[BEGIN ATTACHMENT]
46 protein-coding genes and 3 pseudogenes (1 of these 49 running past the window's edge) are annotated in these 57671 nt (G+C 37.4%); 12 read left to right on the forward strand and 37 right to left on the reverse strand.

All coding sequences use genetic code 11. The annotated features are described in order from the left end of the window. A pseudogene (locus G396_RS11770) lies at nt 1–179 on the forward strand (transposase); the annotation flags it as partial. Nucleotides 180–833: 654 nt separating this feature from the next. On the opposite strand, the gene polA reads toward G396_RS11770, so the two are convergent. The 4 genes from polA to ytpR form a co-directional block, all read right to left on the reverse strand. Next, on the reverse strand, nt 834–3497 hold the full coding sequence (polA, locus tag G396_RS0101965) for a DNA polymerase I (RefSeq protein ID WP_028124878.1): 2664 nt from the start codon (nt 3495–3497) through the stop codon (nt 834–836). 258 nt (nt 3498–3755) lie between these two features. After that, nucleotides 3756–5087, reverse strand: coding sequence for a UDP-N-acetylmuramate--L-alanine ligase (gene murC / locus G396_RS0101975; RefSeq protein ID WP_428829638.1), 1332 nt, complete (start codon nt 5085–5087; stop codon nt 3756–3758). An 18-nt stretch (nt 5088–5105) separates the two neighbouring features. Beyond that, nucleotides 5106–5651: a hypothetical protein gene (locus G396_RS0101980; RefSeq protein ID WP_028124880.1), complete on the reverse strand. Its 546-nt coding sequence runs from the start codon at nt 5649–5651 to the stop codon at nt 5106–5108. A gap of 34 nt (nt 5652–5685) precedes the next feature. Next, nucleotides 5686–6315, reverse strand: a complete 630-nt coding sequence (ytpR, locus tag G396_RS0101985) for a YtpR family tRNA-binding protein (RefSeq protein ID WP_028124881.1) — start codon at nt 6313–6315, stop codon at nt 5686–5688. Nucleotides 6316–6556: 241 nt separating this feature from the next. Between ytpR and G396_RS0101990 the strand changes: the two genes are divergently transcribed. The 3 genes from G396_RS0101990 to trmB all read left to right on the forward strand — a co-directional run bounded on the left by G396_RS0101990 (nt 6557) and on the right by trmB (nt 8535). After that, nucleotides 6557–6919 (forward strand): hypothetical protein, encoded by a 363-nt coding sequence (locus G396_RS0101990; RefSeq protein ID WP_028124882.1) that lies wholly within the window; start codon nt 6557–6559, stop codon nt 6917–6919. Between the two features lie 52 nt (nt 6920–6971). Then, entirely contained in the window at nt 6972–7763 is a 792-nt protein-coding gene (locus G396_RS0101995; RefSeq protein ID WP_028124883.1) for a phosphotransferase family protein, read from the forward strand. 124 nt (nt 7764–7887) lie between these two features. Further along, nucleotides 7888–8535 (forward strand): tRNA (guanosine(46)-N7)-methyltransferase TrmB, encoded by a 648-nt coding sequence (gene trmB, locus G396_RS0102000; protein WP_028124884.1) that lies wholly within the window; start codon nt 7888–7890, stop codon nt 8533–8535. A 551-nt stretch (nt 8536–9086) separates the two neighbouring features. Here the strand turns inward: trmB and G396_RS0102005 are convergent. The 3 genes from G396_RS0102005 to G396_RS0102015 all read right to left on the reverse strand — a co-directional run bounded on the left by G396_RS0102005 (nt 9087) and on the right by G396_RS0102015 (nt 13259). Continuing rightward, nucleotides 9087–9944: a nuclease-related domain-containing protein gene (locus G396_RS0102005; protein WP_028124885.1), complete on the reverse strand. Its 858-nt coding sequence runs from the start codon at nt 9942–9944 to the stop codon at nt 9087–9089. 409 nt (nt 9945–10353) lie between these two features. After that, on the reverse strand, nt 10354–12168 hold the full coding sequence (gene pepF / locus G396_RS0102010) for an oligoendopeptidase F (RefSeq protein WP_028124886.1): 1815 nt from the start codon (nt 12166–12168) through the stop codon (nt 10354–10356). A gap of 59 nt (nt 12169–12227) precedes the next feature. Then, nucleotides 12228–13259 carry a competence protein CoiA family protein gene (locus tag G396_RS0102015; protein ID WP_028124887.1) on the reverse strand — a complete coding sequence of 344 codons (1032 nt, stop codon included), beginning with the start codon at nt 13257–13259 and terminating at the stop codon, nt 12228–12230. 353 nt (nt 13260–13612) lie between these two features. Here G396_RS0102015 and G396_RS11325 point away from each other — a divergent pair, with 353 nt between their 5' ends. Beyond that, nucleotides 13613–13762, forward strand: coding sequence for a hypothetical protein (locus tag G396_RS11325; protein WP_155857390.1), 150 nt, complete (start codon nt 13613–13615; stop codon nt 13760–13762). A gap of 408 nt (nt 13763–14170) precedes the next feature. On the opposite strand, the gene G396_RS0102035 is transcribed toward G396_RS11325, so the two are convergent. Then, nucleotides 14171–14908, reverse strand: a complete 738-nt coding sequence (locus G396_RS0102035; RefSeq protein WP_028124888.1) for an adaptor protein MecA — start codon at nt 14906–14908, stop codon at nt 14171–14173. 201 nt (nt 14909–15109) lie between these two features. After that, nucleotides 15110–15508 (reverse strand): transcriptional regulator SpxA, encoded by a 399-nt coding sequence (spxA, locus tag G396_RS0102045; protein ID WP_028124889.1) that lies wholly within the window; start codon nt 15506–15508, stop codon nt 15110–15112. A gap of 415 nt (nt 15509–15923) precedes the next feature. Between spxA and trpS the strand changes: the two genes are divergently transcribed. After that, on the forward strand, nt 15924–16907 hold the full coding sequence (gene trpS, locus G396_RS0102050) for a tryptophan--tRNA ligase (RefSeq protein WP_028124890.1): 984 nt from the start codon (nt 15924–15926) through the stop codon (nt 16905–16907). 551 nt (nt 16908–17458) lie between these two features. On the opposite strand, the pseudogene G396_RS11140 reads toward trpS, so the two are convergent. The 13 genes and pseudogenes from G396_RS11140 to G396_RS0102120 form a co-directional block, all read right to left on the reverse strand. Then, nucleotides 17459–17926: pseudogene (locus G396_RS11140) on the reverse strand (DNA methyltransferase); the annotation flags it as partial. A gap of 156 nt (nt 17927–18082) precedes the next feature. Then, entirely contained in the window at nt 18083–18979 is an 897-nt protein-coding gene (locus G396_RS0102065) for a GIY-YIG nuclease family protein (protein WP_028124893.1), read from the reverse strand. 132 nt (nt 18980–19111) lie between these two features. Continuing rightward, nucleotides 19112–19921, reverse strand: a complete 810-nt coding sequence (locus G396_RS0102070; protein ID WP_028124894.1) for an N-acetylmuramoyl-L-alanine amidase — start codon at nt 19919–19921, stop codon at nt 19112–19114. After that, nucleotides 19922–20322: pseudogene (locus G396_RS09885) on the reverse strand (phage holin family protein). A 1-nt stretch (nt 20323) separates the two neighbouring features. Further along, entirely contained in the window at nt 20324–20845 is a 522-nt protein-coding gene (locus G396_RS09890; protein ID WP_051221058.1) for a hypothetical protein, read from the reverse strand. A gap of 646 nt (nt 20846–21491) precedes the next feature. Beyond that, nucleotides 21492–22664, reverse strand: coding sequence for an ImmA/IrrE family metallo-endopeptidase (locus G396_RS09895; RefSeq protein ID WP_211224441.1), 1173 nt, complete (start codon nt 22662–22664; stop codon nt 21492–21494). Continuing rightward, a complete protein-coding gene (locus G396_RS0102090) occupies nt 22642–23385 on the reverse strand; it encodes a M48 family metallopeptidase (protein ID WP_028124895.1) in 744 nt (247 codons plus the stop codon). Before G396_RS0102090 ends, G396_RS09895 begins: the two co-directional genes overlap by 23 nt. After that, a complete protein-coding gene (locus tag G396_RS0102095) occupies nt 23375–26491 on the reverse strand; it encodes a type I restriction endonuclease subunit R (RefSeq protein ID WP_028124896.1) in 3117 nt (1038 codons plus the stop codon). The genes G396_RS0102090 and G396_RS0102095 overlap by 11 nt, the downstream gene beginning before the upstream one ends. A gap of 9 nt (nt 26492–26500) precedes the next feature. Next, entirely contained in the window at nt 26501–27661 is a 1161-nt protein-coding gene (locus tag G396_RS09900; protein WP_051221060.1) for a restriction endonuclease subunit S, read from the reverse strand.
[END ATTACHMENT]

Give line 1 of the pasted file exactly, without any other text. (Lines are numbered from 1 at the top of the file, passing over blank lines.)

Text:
46 protein-coding genes and 3 pseudogenes (1 of these 49 running past the window's edge) are annotated in these 57671 nt (G+C 37.4%); 12 read left to right on the forward strand and 37 right to left on the reverse strand.